Politicians Vow to Reform Mine Safety

It took two nearly two days to find the bodies of Don I. Bragg, 33, and Ellery Hatfield, 47, the miners who were unable to escape when a conveyor belt in the Aracoma Coal Alma No. 1 Mine caught fire in Melville, W. Va.

The deaths came just weeks after 12 miners died in an explosion in West Virginia's Sago Mine Jan. 2.

Now, several officials say they're tired of the danger and deaths, and want to do something about it — fast.

Joe Rose, a miner who managed to survive, described the nightmarish conditions inside.

"It sounded like thunder coming through there, and I was engulfed in smoke," he said. "You couldn't see your hand in front of your face."

Sen. Jay Rockefeller, D-W.Va, who helped break the news to the families, is determined to make changes in mine safety.

"The grief is unbelievable and I don't think it's gonna be left alone in legislation," he said.

West Virginia Gov. Joe Manchin was blunter, and plans to introduce legislation Monday.

"This has got to stop," Manchin said. "It's going to stop, we're going to make changes."

Manchin isn't waiting for the federal government to act. He'll ask state lawmakers to provide more rapid response rescue teams, electronic tracking devices and more oxygen supplies within the mine.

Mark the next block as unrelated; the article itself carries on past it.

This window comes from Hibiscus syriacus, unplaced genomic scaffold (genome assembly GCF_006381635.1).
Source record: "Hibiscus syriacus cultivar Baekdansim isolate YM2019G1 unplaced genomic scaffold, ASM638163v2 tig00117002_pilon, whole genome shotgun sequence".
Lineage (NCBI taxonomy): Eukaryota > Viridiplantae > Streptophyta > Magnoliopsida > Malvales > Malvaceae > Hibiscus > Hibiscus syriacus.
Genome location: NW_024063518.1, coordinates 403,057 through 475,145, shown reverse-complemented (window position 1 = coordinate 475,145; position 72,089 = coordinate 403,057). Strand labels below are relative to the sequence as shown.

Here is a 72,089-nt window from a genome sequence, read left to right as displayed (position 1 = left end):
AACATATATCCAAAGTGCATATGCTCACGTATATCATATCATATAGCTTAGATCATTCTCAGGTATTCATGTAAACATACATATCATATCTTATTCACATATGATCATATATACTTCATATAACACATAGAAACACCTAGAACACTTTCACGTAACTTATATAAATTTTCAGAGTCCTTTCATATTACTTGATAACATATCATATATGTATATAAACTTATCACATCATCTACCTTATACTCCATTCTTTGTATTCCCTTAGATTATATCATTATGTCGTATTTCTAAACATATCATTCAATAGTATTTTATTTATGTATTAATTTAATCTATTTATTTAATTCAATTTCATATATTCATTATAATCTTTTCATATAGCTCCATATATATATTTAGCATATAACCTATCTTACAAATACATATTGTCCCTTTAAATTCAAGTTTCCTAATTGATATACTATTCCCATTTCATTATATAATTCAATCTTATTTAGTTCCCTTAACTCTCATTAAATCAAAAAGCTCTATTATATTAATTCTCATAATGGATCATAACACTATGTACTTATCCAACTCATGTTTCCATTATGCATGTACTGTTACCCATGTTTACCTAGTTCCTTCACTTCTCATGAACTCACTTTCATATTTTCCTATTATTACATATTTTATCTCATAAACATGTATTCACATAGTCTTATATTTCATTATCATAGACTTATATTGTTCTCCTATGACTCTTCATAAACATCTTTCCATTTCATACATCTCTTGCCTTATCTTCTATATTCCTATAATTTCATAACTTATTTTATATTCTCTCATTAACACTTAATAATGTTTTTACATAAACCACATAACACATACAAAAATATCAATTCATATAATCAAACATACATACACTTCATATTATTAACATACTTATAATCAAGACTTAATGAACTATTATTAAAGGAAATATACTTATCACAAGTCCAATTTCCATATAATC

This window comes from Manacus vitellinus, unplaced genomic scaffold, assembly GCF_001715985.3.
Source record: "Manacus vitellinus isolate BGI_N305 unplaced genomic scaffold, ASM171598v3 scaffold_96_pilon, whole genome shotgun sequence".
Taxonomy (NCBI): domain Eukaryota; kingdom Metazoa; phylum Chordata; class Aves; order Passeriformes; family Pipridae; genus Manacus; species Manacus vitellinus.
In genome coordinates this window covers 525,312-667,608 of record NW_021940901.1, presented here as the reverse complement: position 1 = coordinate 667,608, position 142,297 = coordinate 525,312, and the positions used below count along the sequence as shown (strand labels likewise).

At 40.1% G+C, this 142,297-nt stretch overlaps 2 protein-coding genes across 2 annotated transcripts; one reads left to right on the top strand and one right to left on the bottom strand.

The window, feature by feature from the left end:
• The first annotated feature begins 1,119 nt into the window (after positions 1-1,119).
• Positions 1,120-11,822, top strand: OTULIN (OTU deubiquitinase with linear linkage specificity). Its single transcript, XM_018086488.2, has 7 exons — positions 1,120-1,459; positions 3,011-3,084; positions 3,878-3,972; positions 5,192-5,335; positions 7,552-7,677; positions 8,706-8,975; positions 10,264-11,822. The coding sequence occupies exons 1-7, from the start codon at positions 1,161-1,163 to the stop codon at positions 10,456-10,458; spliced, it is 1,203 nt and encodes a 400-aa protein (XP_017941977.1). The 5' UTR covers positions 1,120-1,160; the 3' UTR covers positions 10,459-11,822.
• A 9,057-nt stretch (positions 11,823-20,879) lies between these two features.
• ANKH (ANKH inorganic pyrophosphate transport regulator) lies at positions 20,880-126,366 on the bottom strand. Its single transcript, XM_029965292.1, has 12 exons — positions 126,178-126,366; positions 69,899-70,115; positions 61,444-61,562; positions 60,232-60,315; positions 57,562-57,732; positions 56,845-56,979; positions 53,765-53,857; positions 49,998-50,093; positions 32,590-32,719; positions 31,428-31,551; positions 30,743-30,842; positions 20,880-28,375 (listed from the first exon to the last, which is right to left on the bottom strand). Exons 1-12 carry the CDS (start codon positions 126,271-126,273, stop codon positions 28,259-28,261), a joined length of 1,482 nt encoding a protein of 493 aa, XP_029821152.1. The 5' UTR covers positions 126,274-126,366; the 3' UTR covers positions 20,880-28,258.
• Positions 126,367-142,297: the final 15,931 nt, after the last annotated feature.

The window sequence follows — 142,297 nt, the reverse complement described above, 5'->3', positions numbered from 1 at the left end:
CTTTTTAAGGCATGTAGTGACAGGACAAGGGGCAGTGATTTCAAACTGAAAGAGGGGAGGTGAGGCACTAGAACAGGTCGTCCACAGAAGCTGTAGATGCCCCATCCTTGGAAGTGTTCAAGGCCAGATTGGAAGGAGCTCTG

"If I am able with every breath of my body, [I am going] to make sure that every brave miner, every brave worker in this state knows that we're going to do everything to make sure they're in the safest conditions humanly possible," he said.

"These two men who perished in this mine, the 12 men who perished in the Sago Mine, I can only say to each of those families … that they have not died in vain," Manchin added.

'Cost, Financial Reasons, Expensive'

Rep. Nick Rahall, D-W.Va., told ABC's Kate Snow that "the status quo is unacceptable."

Snow asked why, in Australia, miners have three days worth of oxygen in reserve, but in America do the miners only get one hour.

"The direct answer to your question [is] cost, financial reasons, expensive," Rahall said.

Changes, he added, would have to come from both the government and the mining industry.

"The government has responsibility here to step in and to ensure we are vigilant in our protection of the miners' health and safety," he said. "The industry, hardly able to cry poverty, has a responsibility as well."

Rahall said the industry should use "the same technology that has displaced the mine worker to help those who are currently working."

"And yes, better communications is definitely needed, tracking devices, whatever," he added. "If it's more expensive, so be it."